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Tuesday, June 24, 2014


I recently read Strategic Inquiry (Panero & Talbert, 2013).

The book was an explanation, a defense, and a promotion for a systemic process of school improvement they call the Scaffolded Apprenticeship Model (SAM).  

The SAM process is built on a three-phase approach that focuses, in order, on:
  1. Move students - by targeting small groups of underperforming students, building a small teacher team around those students, analyzing deeply the antecedents of their academic (not social) shortcomings, and purposefully deploying mindful interventions specifically at those deficit-causing root causes.  Learning, not teaching, is the focus of the intervention efforts.
  2. Move a system - through implementing structural changes within the organization such as schedules, staffing patterns, time for professional collaboration, intentional data analysis, dialogue/debate around next steps.  In essence, moving away from the "busyness" of school and focusing time/people/resources on the "business" of school - learning.
  3. Move colleagues - leveraging items 1 and 2 above, foster the conditions in which the culture of the school and it's supporting community/stakeholders come to understand that school is not where we work and not what we do, it is the single-minded and passionate commitment to optimizing the learning of every child.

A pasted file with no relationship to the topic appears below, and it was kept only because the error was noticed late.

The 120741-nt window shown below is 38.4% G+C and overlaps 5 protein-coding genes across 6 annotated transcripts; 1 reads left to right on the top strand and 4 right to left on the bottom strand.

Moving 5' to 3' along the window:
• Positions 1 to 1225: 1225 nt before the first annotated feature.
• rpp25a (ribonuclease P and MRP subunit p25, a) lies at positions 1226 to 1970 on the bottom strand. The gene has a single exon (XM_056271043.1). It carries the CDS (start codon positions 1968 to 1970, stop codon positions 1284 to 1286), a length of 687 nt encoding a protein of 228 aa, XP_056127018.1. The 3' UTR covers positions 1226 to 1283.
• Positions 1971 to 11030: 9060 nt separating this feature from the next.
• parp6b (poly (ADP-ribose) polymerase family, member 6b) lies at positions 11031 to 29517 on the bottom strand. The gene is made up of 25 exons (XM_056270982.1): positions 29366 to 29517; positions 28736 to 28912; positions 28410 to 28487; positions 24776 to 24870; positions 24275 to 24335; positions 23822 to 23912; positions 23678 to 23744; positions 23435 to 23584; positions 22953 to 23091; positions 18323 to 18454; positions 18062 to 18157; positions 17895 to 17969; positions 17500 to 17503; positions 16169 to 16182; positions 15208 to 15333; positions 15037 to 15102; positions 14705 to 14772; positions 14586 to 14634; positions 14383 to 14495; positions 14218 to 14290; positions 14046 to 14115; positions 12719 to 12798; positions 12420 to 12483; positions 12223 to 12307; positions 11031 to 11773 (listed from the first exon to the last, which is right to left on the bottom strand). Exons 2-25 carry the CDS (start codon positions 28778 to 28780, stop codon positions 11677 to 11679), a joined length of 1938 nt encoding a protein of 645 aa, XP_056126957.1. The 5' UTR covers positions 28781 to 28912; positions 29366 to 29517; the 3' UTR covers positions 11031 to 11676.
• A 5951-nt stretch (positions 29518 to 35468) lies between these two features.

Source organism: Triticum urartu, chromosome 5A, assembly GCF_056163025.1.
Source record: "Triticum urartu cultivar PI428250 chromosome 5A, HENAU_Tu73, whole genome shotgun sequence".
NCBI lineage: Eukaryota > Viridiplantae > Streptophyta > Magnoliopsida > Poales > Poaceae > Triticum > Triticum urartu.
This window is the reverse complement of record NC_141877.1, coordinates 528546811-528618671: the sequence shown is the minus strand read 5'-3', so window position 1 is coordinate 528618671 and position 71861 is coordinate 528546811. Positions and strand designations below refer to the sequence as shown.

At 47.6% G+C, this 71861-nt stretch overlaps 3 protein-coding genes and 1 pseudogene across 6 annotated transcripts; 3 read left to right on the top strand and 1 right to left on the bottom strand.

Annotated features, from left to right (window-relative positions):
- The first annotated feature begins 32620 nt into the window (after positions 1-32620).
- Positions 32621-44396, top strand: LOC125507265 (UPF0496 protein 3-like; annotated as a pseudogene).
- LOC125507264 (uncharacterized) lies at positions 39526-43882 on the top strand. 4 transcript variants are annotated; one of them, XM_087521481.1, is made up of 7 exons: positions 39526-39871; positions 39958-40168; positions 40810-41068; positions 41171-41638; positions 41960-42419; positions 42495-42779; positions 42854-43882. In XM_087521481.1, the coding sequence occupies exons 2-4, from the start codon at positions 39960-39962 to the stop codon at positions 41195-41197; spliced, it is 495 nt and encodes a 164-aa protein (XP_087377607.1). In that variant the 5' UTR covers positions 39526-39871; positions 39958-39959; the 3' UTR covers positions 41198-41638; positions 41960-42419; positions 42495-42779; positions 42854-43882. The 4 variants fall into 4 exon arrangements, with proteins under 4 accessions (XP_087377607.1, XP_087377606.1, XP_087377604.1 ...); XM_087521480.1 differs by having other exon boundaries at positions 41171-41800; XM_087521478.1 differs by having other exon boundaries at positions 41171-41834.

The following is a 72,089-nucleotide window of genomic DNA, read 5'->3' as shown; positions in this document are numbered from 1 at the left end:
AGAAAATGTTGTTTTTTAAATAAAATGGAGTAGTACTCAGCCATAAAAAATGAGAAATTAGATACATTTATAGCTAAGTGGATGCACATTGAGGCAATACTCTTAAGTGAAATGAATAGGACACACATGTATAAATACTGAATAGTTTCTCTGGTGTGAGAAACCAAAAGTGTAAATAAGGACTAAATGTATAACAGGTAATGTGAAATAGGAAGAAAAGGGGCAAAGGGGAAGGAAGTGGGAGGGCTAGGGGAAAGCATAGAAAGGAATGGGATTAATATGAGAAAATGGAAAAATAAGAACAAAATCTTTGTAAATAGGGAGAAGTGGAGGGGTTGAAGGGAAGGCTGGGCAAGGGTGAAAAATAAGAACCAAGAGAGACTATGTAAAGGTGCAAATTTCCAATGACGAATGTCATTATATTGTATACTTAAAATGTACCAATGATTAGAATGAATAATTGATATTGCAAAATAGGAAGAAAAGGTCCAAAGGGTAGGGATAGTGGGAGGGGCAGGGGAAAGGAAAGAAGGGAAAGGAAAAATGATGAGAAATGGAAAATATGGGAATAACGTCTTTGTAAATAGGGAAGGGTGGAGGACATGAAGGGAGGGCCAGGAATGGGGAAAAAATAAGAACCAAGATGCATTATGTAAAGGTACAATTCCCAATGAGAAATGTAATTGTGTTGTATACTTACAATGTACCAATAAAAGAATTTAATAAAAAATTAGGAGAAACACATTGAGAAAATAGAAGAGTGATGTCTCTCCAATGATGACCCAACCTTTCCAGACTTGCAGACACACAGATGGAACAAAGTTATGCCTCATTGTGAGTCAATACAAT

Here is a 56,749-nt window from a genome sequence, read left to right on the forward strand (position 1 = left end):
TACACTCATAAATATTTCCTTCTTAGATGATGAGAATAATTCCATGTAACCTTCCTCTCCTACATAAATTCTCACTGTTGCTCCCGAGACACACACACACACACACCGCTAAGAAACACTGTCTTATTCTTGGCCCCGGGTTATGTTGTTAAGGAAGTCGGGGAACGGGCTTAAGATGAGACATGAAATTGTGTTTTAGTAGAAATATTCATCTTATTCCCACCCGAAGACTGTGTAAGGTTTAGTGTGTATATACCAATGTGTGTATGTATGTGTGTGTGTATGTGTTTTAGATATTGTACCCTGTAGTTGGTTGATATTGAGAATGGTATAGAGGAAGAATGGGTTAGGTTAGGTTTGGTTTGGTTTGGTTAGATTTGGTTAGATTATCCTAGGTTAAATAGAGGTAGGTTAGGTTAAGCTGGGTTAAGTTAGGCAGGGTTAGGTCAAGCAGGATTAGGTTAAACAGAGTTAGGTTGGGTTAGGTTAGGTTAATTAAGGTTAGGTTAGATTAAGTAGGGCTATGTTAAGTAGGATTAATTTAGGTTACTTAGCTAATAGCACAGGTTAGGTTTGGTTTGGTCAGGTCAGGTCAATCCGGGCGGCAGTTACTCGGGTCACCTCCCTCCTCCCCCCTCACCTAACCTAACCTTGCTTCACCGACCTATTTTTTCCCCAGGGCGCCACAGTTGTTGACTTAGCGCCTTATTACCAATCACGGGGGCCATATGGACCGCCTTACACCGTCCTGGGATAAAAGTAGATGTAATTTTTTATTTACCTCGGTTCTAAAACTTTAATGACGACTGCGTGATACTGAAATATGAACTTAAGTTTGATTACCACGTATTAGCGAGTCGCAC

Strategic Inquiry was an excellent read.  I find the principles promoted to be applicable and transferable to any organization that is committed to continuous improvement.  

Essentially, the message is this:  define clearly why you exist and what your mission is, then reframe every act, conversation, thought, and intention to focus on that mission with relentless energy.

A very nice recipe for organizational (and personal) efficacy.  Thanks for the rec, Dr. G.

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